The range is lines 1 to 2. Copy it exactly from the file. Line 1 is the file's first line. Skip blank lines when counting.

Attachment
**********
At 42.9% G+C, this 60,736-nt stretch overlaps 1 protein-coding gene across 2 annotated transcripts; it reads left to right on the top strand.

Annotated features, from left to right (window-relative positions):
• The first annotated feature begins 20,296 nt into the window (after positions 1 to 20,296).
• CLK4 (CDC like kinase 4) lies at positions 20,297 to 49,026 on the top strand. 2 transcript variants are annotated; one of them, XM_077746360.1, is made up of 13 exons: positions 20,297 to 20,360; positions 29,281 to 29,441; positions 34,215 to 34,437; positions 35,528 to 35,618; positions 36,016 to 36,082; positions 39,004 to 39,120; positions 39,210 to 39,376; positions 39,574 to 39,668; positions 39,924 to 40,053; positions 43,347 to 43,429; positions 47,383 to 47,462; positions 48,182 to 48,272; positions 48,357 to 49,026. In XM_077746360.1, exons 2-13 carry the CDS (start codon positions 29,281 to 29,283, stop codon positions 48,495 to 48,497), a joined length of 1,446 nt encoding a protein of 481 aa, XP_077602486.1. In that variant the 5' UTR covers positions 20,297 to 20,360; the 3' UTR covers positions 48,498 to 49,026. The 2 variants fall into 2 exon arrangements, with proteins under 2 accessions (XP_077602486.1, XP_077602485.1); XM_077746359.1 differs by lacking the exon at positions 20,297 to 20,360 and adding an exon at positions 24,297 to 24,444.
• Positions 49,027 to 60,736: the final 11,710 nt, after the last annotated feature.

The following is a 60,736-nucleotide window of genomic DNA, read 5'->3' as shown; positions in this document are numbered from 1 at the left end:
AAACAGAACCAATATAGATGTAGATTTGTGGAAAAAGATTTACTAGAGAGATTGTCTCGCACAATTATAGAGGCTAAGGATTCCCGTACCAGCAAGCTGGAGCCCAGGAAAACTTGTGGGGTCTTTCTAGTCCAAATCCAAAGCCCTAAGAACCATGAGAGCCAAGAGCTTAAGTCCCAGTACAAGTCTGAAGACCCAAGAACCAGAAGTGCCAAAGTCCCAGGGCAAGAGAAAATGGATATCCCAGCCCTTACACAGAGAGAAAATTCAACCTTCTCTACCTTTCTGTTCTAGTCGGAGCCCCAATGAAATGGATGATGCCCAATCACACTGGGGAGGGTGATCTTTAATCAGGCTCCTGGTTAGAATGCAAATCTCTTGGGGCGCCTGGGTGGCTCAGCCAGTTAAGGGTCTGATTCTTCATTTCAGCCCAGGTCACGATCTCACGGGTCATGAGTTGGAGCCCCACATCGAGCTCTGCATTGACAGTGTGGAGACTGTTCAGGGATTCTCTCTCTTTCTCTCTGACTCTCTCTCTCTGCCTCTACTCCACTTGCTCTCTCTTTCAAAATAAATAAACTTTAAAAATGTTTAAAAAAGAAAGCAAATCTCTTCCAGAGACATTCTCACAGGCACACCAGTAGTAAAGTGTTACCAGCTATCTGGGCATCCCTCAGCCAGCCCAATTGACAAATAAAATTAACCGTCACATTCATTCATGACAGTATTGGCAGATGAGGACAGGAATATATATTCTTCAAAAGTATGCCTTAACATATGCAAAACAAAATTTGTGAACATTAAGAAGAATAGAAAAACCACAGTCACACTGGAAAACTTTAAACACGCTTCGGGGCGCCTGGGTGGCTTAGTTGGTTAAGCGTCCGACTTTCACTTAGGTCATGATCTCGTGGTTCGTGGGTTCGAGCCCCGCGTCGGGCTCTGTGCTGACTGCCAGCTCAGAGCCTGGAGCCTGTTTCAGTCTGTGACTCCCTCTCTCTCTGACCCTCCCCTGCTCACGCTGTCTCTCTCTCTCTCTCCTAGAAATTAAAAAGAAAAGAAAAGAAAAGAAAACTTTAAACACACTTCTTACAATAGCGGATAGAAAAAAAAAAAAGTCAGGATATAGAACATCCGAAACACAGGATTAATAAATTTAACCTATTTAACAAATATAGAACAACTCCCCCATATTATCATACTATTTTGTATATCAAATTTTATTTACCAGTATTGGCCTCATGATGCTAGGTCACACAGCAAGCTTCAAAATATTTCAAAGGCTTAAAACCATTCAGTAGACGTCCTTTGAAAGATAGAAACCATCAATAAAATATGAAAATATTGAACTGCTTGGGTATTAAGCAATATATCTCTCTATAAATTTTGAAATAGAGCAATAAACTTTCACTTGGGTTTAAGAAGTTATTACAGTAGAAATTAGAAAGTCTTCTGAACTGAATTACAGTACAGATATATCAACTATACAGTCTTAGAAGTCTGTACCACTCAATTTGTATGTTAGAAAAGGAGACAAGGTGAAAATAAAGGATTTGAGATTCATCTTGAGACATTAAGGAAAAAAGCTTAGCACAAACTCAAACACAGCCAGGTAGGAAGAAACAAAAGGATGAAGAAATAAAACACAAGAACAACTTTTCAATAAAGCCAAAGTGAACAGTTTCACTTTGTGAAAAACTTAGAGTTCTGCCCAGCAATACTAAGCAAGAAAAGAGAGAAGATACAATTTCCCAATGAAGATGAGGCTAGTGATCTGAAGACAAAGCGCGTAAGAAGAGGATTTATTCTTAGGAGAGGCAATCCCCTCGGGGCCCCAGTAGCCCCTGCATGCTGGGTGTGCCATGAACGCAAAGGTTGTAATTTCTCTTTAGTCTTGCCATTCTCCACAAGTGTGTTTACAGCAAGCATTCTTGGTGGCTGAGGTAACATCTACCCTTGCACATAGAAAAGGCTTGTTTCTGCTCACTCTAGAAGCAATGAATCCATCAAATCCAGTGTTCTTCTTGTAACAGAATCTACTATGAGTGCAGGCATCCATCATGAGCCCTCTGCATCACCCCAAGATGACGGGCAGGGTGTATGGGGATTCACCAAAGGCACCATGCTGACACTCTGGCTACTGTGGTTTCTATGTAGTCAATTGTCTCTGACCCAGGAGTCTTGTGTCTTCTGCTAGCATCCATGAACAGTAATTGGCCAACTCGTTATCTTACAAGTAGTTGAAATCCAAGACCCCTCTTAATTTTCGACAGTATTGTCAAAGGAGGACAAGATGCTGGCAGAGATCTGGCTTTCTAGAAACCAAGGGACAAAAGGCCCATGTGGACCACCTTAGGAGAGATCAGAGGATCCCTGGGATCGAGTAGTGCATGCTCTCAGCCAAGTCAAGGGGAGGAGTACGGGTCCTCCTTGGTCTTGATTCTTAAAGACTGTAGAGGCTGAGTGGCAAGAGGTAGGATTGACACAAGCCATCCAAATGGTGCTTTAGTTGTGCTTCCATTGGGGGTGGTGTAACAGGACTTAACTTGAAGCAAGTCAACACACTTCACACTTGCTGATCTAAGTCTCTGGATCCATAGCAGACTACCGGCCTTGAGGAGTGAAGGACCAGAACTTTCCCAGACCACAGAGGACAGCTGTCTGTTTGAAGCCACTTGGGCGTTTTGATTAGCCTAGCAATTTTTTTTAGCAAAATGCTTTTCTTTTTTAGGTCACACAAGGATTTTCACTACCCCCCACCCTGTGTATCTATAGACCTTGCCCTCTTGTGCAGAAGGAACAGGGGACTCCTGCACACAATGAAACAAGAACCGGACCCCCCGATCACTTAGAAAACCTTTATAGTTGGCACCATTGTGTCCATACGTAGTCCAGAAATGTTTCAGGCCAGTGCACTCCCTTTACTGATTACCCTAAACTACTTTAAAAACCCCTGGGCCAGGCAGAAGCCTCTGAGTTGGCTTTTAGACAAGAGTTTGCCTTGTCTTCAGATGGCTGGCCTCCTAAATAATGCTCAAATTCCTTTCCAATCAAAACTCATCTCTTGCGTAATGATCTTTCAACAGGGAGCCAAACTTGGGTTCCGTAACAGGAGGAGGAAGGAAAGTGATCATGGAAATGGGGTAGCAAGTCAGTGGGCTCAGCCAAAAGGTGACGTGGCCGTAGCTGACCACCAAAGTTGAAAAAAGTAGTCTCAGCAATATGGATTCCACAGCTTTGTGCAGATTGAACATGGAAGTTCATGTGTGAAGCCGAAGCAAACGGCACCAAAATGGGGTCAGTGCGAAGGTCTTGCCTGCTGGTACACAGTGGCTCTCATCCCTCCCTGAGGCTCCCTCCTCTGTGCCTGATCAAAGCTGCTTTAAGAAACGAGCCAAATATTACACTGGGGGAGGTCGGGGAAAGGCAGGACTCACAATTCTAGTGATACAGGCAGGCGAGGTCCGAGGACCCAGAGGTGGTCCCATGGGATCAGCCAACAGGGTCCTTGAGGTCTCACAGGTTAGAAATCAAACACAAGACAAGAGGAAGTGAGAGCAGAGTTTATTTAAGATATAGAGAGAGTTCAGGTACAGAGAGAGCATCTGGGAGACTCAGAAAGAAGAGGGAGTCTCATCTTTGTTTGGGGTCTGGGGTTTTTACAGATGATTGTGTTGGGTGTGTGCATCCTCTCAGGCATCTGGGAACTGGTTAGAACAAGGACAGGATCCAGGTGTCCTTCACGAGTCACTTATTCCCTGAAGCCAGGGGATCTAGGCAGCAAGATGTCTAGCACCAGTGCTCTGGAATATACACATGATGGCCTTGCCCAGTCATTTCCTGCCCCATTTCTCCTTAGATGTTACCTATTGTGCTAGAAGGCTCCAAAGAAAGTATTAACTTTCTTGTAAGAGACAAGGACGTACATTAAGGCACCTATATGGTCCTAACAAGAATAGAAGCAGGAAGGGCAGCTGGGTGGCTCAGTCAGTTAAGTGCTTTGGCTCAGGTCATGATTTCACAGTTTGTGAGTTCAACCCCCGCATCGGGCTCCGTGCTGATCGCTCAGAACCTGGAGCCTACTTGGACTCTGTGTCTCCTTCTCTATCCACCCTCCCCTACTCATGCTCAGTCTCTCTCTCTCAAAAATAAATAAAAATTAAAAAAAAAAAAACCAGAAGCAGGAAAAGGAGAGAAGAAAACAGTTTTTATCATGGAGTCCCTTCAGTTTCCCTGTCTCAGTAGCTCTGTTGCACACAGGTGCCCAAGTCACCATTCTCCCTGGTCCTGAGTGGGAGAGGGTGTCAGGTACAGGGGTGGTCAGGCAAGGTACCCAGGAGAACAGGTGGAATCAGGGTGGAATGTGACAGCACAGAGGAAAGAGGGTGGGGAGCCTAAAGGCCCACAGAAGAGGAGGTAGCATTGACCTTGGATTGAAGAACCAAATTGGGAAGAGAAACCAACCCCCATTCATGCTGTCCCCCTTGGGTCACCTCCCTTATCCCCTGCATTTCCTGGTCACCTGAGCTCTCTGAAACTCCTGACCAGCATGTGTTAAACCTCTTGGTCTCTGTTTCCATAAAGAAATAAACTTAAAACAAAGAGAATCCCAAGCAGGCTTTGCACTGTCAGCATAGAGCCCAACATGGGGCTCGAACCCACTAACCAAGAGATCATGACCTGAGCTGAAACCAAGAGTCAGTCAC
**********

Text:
At 42.9% G+C, this 60,736-nt stretch overlaps 1 protein-coding gene across 2 annotated transcripts; it reads left to right on the top strand.

Annotated features, from left to right (window-relative positions):